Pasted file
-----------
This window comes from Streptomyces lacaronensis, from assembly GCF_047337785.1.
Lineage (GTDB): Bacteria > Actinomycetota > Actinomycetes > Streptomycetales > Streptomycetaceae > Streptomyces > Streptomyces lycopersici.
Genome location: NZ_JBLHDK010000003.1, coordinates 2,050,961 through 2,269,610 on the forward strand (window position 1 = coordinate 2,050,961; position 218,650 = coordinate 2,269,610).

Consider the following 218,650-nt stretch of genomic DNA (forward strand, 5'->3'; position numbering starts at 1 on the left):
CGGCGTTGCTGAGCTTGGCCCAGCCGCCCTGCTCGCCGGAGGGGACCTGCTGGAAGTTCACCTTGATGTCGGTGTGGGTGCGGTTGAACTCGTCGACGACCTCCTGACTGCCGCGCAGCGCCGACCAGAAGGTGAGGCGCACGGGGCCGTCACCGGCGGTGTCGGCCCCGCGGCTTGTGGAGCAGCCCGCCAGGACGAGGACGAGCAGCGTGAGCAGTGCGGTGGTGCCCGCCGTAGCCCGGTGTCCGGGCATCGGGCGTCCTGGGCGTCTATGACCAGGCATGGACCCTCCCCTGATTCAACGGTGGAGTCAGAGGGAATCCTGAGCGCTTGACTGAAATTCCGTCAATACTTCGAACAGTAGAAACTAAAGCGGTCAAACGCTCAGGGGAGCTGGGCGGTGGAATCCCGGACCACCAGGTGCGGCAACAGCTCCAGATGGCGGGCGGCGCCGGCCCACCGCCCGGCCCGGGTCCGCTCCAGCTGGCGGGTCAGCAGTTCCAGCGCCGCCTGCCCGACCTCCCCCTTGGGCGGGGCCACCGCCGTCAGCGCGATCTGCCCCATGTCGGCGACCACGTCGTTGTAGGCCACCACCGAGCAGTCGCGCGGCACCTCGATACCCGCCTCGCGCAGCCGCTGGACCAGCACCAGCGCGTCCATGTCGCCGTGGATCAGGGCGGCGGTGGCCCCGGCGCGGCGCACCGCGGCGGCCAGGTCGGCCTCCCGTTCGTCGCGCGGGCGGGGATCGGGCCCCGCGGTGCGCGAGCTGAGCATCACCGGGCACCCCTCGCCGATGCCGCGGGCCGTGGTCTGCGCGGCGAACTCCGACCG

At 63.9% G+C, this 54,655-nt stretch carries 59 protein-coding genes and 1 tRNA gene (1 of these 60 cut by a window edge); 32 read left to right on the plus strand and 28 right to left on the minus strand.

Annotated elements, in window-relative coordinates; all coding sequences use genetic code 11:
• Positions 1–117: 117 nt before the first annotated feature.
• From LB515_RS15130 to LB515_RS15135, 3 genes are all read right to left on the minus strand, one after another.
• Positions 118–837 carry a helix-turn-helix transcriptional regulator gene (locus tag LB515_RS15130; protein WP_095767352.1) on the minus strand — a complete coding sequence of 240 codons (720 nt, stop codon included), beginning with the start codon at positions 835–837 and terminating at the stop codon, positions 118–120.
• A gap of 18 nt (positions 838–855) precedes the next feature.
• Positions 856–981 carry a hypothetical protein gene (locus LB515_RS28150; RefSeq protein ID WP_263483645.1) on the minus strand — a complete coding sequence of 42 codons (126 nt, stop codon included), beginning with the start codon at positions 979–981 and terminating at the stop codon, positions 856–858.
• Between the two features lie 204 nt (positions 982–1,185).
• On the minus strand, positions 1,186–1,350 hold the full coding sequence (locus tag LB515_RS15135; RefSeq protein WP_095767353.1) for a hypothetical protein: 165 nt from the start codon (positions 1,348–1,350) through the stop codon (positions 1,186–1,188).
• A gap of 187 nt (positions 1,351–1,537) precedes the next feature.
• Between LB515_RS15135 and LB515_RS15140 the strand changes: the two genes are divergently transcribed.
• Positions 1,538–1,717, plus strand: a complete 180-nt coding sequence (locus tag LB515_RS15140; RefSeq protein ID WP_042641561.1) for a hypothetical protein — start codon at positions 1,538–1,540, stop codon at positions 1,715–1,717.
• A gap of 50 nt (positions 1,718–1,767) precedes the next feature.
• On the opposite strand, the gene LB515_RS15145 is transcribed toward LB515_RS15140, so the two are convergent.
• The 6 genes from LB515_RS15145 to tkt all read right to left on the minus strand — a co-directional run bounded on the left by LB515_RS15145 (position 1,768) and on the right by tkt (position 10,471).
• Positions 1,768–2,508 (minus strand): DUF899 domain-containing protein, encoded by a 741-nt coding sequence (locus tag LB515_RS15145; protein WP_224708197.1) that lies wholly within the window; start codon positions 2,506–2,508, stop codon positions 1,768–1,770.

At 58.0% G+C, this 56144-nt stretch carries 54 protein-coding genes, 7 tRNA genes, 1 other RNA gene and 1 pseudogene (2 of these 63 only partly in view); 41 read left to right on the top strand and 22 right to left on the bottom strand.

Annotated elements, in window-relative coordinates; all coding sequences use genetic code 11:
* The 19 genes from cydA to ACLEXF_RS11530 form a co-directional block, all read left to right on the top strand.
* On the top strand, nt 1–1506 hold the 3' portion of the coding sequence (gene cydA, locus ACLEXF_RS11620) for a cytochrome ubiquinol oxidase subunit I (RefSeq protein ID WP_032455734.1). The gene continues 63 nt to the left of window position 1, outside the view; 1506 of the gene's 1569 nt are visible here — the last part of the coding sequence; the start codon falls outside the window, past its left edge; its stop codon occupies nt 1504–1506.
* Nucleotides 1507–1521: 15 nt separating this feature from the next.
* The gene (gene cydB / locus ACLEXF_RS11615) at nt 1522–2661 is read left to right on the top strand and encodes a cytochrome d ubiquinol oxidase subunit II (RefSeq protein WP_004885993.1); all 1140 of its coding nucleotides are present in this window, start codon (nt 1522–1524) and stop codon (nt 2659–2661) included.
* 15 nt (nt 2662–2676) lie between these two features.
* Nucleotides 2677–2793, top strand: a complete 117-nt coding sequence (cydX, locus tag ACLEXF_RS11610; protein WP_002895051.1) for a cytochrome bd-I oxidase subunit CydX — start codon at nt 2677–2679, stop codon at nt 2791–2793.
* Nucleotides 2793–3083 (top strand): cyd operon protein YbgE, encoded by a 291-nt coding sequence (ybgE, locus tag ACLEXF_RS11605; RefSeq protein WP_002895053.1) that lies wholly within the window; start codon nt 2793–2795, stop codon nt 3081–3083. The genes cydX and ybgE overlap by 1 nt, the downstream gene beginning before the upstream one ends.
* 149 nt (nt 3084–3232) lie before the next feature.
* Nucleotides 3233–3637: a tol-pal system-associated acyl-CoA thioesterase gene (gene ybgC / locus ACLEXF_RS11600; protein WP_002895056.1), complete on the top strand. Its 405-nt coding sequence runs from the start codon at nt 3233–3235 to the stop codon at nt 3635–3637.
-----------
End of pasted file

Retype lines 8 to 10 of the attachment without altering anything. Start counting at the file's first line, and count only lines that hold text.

• Positions 1–117: 117 nt before the first annotated feature.
• From LB515_RS15130 to LB515_RS15135, 3 genes are all read right to left on the minus strand, one after another.
• Positions 118–837 carry a helix-turn-helix transcriptional regulator gene (locus tag LB515_RS15130; protein WP_095767352.1) on the minus strand — a complete coding sequence of 240 codons (720 nt, stop codon included), beginning with the start codon at positions 835–837 and terminating at the stop codon, positions 118–120.